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The Real Cost Of An IUD

Shortly after the election last fall, I called my doctor’s office. When I told the receptionist on the other end of the line that I was hoping to set up an appointment for IUD placement, she laughed. Not dismissive or mocking: just a little sad, a little rueful, the kind of laugh that happens when you’re faced with something too big to fit into words.

“You know, you’re the fifth woman that’s called today to make a placement appointment?” She said after finding my information online. “We’re booked through for the next month.” Her voice softer. “I got mine last week. It felt like a choice; and it was a great feeling. Needed.” And then she cleared her throat and put me on the schedule for December 31st, sent me an email with the confirmation information, and told me she’d update me if anything sooner opened up.

I’d been on extended-cycle pills for four years at that point, and had only given the IUD cursory thought.  I am (immovably so) a creature of habit and inertia, and I’d gotten used to that 8 AM alarm on my phone, that little pink box on my nightstand, the little pillbox tucked into my bag in case I had an early morning. If it isn’t broken, don’t fix it, right? But the night of the election, when all else seemed insurmountable, I found myself searching for something, anything to do at 2 AM. So I read through four years of prescriptions and insurance claims and calculated how much my birth control would cost if I suddenly had to start paying out-of-pocket. $881. Per year.

So, I decided to get an IUD.

I spent the weeks before my appointment researching my options and contacting my parents’ insurance company to make sure my choice would be covered. I decided on the Mirena, a five-year hormonal IUD that multiple friends had raved about, and that was fully covered by my plan. I read testimonial after testimonial about what the appointment was like: some women talked about a consultation first, some about going straight into a placement. I had my annual well-woman visit scheduled for early December, when I got home from college, and the receptionist that I’d spoken to had advised me to just ask my doctor to add an IUD consultation onto the visit (she explained that for their office, a consultation was required, but just involved talking a little bit about my medical background, and then measuring my uterus with a sounding device to make sure the IUD would fit).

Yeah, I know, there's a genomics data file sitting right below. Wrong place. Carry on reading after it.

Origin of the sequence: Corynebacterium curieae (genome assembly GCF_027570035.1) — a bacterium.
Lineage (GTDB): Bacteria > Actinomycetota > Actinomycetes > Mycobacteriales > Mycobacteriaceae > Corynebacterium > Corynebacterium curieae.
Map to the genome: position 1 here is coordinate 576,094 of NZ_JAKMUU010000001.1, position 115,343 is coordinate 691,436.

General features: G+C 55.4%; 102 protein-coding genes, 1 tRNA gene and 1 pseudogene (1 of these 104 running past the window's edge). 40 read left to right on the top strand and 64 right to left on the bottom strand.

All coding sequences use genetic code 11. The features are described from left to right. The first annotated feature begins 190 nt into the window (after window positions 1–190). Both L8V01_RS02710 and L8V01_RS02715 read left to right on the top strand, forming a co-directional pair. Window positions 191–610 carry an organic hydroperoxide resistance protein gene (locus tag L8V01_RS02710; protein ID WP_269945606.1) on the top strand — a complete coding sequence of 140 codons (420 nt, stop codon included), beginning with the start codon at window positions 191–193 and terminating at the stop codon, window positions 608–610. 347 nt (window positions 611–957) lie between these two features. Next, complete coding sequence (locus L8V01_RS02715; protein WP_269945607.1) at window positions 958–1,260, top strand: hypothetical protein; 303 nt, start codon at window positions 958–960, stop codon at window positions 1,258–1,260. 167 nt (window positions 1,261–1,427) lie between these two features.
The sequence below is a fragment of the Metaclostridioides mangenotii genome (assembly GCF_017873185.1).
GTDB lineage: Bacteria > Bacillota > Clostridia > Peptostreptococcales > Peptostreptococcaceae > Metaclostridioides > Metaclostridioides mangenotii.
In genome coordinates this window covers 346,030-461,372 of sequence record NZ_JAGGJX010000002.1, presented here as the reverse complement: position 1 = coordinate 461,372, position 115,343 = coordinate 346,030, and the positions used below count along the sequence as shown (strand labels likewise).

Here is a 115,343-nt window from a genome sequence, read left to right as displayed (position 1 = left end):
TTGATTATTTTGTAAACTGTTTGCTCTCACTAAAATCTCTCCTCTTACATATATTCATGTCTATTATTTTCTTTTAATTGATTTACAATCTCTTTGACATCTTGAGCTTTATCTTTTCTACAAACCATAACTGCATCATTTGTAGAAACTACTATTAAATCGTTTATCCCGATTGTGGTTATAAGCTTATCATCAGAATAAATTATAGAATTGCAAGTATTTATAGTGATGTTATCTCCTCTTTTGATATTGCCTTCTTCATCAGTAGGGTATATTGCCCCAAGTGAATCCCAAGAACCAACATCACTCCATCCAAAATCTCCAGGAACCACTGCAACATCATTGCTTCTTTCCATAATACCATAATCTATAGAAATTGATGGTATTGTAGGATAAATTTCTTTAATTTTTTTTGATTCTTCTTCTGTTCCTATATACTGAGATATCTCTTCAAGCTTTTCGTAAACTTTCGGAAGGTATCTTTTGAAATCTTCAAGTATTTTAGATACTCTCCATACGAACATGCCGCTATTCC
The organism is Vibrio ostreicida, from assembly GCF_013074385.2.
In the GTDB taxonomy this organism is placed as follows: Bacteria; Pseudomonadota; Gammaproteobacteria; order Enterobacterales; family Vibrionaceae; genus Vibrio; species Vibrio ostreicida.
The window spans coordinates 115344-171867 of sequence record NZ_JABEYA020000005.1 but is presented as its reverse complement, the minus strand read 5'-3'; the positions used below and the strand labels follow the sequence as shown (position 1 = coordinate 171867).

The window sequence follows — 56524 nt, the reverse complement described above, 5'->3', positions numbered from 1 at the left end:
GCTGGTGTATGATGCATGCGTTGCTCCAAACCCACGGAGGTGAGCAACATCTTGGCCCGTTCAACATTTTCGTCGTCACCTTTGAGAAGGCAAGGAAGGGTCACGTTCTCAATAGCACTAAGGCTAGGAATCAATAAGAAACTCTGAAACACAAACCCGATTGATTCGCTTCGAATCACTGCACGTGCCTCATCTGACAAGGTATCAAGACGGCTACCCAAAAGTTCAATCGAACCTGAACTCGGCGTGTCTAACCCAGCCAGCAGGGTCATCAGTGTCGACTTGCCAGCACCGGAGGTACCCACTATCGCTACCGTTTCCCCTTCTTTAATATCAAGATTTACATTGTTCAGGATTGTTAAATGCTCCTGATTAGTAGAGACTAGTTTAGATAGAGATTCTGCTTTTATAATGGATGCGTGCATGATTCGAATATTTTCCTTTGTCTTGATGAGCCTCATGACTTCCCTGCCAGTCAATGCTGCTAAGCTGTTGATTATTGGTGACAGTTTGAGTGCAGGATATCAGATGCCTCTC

Still, I worried about the hidden out-of-pocket costs that seemed to come up so often when things get lost in the havoc of healthcare claims and communications in the U.S. One wrong code from a practitioner, one out-of-network lab, and all of a sudden, you have a $300 bill springing into your life. And yet, I couldn’t find any detailed information about the actual costs of an IUD placement. This, I know, is mostly because healthcare costs can fluctuate so dramatically across states, regions, even towns. There’s no guarantee at all that what I paid (or would have, without insurance) would be what anyone else getting a similar procedure in a similar part of the U.S. would pay. With that said, the following is every test, procedure, and payment that was involved in my IUD placement (in addition to notes about what each test was for/where hidden charges may come in), in the hopes that someone, somewhere might find it helpful in the course of making a decision about their contraception.

Consultation Visit: These are all of the charges from my “consultation,” which in my case was just part of my annual well-woman visit. Most practitioners recommend — or even require — that you’ve had a recent pelvic exam/Pap smear before your IUD placement to avoid potentially spreading infection during the procedure, so these tests will often be done during your consultation in addition to any measurements or medical advisements.

Because of my HMO plan, I’m required to have my primary care physician recommend any specialists that I need, before I can qualify for coverage for those specialized visits; so during my visit, I made sure that my PCP had written a recommendation for the OB/GYN scheduled to place my IUD, and that my insurance company had been contacted. I also confirmed with the nurse on shift that the lab processing my test results was also in-network. Additionally, I know that on my plan, I would have had to pay a copay for the consultation office visit if I’d already had my well-woman visit that year; so that may be a thing to keep in mind if you’ve already maxed out your plan’s office/physician’s visits for the year.

(I do not even know what to do about the number of acronyms in that paragraph. Merp.)

Pap Smear (Lab): $90

HPV DNA Test (Lab): $77

Chlamydia Test (Lab): $77

First Office Visit (IUD consultation, uterus measurement): $137